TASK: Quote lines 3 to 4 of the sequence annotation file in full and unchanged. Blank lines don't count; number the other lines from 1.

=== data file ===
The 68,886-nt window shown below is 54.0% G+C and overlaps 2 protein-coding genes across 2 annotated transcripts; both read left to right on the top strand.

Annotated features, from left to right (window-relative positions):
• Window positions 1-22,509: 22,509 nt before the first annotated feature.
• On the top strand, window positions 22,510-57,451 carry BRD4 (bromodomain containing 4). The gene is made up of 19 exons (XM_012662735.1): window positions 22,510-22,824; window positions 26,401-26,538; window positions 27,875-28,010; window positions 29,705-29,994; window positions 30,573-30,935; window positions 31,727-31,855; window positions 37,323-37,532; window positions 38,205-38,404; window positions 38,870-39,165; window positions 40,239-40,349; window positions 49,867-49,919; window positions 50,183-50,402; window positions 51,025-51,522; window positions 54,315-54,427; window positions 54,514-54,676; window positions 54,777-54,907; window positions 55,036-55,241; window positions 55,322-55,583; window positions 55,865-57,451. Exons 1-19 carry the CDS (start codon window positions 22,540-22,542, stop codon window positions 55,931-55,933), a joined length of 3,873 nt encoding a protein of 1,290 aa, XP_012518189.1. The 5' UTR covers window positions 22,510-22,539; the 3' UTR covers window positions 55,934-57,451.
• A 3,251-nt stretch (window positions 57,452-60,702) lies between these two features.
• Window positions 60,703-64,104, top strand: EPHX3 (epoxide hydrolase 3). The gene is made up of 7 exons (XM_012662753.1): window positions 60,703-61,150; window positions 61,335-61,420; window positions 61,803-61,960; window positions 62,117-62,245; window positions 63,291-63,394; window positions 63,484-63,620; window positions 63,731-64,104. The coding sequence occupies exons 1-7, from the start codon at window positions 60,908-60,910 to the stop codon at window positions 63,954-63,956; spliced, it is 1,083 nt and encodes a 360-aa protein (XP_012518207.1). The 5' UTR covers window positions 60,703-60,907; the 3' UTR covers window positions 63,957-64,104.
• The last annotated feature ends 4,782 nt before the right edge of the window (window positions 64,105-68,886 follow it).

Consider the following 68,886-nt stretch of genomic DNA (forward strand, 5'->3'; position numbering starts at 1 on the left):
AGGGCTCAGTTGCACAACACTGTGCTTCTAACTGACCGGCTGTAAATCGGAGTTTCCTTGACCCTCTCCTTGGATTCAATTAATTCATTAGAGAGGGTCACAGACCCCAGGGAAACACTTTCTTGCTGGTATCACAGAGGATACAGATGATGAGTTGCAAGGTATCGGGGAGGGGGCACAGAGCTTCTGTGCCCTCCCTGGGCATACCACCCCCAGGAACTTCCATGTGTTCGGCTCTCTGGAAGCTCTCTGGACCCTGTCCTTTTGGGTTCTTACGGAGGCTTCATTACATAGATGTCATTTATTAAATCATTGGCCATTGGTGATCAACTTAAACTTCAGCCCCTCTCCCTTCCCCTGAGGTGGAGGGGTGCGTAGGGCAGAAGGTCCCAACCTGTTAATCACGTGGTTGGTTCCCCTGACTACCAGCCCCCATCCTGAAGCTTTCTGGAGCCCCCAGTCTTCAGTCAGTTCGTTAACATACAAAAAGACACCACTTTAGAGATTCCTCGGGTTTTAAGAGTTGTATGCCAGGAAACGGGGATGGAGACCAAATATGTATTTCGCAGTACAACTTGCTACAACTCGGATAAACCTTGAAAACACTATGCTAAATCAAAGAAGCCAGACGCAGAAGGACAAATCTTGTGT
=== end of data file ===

• Window positions 1-22,509: 22,509 nt before the first annotated feature.
• On the top strand, window positions 22,510-57,451 carry BRD4 (bromodomain containing 4). The gene is made up of 19 exons (XM_012662735.1): window positions 22,510-22,824; window positions 26,401-26,538; window positions 27,875-28,010; window positions 29,705-29,994; window positions 30,573-30,935; window positions 31,727-31,855; window positions 37,323-37,532; window positions 38,205-38,404; window positions 38,870-39,165; window positions 40,239-40,349; window positions 49,867-49,919; window positions 50,183-50,402; window positions 51,025-51,522; window positions 54,315-54,427; window positions 54,514-54,676; window positions 54,777-54,907; window positions 55,036-55,241; window positions 55,322-55,583; window positions 55,865-57,451. Exons 1-19 carry the CDS (start codon window positions 22,540-22,542, stop codon window positions 55,931-55,933), a joined length of 3,873 nt encoding a protein of 1,290 aa, XP_012518189.1. The 5' UTR covers window positions 22,510-22,539; the 3' UTR covers window positions 55,934-57,451.